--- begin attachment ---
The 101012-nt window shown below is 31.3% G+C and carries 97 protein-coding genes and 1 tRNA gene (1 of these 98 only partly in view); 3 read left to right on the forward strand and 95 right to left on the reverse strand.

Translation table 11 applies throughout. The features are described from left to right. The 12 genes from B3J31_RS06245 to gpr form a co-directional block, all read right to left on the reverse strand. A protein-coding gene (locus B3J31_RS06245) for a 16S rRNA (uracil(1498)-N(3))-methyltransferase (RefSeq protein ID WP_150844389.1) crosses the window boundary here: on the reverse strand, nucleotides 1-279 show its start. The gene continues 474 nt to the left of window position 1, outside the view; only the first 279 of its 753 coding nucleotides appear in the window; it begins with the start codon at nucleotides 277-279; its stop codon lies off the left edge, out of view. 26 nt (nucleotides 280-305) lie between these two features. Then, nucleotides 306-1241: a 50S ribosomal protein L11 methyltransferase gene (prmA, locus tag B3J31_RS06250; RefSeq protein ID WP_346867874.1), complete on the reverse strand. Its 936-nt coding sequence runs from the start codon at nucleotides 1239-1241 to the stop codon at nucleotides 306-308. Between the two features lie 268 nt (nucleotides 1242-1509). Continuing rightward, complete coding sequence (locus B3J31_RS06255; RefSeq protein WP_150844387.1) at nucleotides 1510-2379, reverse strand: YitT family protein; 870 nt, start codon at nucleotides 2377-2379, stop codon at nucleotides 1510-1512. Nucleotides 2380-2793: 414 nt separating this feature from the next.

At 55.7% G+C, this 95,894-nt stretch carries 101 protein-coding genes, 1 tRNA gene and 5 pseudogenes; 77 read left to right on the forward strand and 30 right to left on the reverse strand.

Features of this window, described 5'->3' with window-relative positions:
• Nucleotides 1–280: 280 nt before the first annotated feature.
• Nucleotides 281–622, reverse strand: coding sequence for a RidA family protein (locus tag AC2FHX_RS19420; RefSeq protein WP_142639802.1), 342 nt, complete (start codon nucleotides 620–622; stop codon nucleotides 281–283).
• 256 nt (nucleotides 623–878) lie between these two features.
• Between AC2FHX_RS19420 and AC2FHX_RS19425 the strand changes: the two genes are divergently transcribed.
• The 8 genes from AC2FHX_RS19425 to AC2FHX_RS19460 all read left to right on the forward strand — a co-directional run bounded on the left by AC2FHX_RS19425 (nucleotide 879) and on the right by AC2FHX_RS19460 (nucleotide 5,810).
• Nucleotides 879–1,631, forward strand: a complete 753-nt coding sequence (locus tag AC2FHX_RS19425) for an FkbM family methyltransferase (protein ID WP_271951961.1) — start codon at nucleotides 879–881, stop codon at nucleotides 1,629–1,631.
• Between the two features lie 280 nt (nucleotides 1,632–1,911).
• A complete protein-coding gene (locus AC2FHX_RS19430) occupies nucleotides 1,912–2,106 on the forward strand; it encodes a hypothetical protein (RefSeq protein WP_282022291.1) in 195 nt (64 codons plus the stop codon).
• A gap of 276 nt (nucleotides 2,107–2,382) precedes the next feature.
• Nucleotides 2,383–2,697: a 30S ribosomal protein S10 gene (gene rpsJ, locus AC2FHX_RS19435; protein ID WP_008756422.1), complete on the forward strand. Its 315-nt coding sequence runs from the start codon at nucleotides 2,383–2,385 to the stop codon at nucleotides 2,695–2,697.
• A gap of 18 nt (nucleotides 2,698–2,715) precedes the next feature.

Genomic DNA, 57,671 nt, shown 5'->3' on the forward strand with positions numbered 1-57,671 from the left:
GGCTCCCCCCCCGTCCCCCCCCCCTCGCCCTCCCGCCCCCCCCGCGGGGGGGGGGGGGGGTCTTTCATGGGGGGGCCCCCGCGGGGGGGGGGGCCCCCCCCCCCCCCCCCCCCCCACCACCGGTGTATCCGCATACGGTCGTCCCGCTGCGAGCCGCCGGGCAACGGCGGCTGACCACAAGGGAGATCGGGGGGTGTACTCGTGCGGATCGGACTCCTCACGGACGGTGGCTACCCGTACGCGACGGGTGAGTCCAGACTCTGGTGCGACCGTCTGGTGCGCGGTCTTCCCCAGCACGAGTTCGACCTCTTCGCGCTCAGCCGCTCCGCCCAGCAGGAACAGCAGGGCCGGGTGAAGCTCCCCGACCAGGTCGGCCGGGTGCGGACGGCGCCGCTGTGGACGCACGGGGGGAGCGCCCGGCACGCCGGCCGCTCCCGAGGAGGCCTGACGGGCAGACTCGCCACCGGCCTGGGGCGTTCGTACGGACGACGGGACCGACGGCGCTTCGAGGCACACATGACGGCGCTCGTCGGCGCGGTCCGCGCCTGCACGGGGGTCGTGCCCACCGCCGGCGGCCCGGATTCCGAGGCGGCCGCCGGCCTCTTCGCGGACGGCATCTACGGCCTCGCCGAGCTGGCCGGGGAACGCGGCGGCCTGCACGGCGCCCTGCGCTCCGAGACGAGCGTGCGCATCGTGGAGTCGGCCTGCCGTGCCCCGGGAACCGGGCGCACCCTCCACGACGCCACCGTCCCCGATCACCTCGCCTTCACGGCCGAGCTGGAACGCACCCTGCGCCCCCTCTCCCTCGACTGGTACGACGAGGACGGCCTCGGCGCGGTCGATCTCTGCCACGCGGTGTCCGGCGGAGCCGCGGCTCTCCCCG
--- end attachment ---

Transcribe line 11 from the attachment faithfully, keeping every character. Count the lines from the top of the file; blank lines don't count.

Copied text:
• Between the two features lie 280 nt (nucleotides 1,632–1,911).